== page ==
Analysis Of Inequality In Will Allen's 'The Food Revolution'
742 Words3 Pages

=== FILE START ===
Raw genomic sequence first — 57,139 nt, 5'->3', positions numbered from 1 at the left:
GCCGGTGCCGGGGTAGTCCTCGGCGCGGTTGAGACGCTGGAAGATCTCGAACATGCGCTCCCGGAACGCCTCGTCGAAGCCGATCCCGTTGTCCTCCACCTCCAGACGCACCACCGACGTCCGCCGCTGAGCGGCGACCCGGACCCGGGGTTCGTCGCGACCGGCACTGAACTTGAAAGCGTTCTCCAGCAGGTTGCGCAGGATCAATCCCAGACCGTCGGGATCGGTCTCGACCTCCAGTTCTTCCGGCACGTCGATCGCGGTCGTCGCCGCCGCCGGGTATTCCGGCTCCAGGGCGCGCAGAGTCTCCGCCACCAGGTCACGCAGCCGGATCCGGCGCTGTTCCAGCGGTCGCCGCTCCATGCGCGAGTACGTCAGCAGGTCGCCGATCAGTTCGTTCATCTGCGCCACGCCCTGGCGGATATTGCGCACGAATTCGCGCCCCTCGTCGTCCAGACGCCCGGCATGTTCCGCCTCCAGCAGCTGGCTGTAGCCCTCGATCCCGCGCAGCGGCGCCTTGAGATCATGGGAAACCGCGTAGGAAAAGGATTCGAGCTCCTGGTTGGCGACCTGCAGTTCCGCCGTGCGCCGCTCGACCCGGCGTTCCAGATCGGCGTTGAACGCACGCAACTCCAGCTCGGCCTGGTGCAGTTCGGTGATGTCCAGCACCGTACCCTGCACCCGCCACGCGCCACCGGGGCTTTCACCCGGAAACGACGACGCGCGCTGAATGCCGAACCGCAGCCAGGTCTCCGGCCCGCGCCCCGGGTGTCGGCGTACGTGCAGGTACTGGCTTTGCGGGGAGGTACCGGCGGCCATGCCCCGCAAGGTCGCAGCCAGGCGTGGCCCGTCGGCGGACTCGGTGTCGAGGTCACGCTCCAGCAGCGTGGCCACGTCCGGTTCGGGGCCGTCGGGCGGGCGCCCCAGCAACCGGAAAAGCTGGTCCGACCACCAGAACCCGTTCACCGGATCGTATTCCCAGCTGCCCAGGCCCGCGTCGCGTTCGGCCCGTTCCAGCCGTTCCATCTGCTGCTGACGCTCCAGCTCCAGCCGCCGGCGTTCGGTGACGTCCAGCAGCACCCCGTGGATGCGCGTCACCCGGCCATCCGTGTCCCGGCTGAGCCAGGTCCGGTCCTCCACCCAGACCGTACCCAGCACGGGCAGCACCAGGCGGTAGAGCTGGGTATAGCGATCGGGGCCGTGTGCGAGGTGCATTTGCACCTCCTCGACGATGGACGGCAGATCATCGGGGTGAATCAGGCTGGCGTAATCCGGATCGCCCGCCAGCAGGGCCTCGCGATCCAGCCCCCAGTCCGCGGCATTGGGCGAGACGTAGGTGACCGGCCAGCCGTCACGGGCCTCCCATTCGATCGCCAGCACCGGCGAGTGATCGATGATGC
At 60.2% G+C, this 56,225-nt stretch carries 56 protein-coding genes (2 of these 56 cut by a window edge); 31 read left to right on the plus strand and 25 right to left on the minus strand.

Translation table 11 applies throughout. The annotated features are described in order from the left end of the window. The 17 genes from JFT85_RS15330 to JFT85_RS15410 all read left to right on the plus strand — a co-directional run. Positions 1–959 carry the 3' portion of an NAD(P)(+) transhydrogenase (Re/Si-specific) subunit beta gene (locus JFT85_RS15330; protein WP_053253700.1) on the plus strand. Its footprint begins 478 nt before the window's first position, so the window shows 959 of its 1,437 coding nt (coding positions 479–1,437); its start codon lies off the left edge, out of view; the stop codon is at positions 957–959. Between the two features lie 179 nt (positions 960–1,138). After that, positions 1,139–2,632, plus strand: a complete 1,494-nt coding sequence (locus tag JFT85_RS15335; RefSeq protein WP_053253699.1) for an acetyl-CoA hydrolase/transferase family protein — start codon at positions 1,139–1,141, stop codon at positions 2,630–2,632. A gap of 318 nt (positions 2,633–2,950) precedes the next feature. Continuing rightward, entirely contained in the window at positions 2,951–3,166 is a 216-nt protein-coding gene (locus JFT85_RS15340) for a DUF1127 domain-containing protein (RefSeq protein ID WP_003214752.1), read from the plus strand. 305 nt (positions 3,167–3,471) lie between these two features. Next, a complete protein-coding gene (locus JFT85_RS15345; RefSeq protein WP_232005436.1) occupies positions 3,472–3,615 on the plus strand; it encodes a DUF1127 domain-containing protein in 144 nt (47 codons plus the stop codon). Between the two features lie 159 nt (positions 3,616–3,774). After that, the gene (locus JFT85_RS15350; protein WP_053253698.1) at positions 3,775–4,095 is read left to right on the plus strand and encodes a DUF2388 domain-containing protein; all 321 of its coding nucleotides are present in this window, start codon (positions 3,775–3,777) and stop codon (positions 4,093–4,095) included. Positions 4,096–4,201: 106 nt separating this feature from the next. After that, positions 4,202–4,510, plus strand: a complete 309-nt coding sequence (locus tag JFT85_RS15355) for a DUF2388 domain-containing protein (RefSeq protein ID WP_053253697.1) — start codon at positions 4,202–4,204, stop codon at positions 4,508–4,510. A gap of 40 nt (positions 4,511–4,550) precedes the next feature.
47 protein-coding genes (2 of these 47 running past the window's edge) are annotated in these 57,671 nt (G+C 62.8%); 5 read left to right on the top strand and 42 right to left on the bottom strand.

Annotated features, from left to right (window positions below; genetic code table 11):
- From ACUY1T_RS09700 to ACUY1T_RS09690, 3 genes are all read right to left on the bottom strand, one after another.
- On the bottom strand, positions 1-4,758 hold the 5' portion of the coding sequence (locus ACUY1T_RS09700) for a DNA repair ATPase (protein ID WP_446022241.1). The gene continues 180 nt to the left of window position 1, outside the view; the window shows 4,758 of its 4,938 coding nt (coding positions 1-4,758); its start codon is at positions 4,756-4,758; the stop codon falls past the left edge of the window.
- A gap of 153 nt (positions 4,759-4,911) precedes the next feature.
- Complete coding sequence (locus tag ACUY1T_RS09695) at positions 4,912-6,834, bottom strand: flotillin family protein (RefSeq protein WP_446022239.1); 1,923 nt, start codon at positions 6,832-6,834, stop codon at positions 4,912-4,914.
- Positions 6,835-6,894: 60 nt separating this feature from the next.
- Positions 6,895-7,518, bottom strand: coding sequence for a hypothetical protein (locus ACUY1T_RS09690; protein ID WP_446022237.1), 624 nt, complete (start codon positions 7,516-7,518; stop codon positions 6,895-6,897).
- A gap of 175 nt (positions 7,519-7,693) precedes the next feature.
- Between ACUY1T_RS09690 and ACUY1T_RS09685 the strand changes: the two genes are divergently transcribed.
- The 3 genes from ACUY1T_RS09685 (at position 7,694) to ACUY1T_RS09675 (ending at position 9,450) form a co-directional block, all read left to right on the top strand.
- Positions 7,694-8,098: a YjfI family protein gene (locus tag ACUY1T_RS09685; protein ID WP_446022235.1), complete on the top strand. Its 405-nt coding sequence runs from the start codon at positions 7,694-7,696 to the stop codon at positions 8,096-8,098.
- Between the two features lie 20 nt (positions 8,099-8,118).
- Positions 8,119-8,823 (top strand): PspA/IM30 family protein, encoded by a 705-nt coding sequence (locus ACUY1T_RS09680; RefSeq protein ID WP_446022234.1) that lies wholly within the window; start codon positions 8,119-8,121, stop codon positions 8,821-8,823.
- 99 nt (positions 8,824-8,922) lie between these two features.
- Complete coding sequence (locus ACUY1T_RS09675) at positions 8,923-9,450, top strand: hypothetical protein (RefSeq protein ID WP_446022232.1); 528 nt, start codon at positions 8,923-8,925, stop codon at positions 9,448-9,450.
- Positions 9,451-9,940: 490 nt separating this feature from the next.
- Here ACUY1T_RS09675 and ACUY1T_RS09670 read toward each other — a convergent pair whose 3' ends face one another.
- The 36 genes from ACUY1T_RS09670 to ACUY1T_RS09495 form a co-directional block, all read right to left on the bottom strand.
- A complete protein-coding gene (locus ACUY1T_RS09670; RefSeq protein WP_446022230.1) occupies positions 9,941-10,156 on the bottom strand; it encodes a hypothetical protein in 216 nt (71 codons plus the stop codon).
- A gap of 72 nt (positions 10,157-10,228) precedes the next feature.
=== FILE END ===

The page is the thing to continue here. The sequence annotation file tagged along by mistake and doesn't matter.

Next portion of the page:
It’s easy to blame unhealthy choices on those who make them. But, how can you blame someone when they don’t really have the choice. Will Allen taught me, in The Food Revolution, that many people live unhealthy life styles not because they want to, but because they have no other option. There are areas in America that, for miles, only have convenience stores that “rarely offer fresh fruits and vegetables” (144). Food access inequality is an ever growing gap throughout the country. It means that in some communities, fast food restaurants, like McDonald’s, are the main and easiest source of food. It also means that processed foods are cheaper and more realistic to buy than fresh produce. This essay assignment has asked me to summarize my “understanding of the problem”, but I’m not sure I fully do. I can research and hear about the lack of access to healthy food options as much as I want, but I will never fully grasp the concept until I have experienced it or seen it. My definition of it is a textbook definition. That being said, what I do know is…show more content… For example, racial discrimination. Someone who is white may not realize what goes on in the town over that is predominately black. Maybe it’s because they don’t want to believe that racial discrimination still exists. It may be because Americans can’t fathom the fact that this country isn’t structurally perfect. But, we cannot neglect that fact that “several states found that there were four times more grocery stores in neighborhoods with a majority white population than in neighborhoods that were primarily black” (20). The food industry is no different than any other industry. The tobacco companies solicit to kids; unhealthy food companies solicit to low income households and minorities. It’s hard to fix any type of discrimination in a free market because, for most companies, it is just a business plan. Morally, though, it’s wrong and